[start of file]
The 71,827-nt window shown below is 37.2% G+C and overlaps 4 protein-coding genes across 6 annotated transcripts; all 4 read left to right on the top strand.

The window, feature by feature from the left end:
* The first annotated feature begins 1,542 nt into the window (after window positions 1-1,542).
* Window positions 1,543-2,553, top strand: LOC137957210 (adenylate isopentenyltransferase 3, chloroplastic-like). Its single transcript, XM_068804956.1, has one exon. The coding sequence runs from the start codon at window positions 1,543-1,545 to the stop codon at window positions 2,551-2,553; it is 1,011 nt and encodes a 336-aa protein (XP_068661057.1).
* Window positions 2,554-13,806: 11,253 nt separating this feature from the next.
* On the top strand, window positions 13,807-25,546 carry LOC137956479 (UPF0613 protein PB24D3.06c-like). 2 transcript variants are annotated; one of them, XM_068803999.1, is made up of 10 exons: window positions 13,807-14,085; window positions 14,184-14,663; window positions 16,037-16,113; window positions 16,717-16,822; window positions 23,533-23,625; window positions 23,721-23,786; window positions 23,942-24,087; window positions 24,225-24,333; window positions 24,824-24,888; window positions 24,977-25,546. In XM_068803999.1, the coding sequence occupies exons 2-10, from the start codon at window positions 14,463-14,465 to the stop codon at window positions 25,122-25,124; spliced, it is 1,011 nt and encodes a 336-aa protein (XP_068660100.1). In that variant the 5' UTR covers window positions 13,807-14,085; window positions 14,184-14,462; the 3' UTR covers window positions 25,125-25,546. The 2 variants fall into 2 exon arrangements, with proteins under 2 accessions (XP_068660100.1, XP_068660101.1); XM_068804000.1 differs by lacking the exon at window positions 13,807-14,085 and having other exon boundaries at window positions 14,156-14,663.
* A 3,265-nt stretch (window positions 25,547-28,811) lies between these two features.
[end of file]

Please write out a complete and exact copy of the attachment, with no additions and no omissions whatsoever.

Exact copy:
The 71,827-nt window shown below is 37.2% G+C and overlaps 4 protein-coding genes across 6 annotated transcripts; all 4 read left to right on the top strand.

The window, feature by feature from the left end:
* The first annotated feature begins 1,542 nt into the window (after window positions 1-1,542).
* Window positions 1,543-2,553, top strand: LOC137957210 (adenylate isopentenyltransferase 3, chloroplastic-like). Its single transcript, XM_068804956.1, has one exon. The coding sequence runs from the start codon at window positions 1,543-1,545 to the stop codon at window positions 2,551-2,553; it is 1,011 nt and encodes a 336-aa protein (XP_068661057.1).
* Window positions 2,554-13,806: 11,253 nt separating this feature from the next.
* On the top strand, window positions 13,807-25,546 carry LOC137956479 (UPF0613 protein PB24D3.06c-like). 2 transcript variants are annotated; one of them, XM_068803999.1, is made up of 10 exons: window positions 13,807-14,085; window positions 14,184-14,663; window positions 16,037-16,113; window positions 16,717-16,822; window positions 23,533-23,625; window positions 23,721-23,786; window positions 23,942-24,087; window positions 24,225-24,333; window positions 24,824-24,888; window positions 24,977-25,546. In XM_068803999.1, the coding sequence occupies exons 2-10, from the start codon at window positions 14,463-14,465 to the stop codon at window positions 25,122-25,124; spliced, it is 1,011 nt and encodes a 336-aa protein (XP_068660100.1). In that variant the 5' UTR covers window positions 13,807-14,085; window positions 14,184-14,462; the 3' UTR covers window positions 25,125-25,546. The 2 variants fall into 2 exon arrangements, with proteins under 2 accessions (XP_068660100.1, XP_068660101.1); XM_068804000.1 differs by lacking the exon at window positions 13,807-14,085 and having other exon boundaries at window positions 14,156-14,663.
* A 3,265-nt stretch (window positions 25,547-28,811) lies between these two features.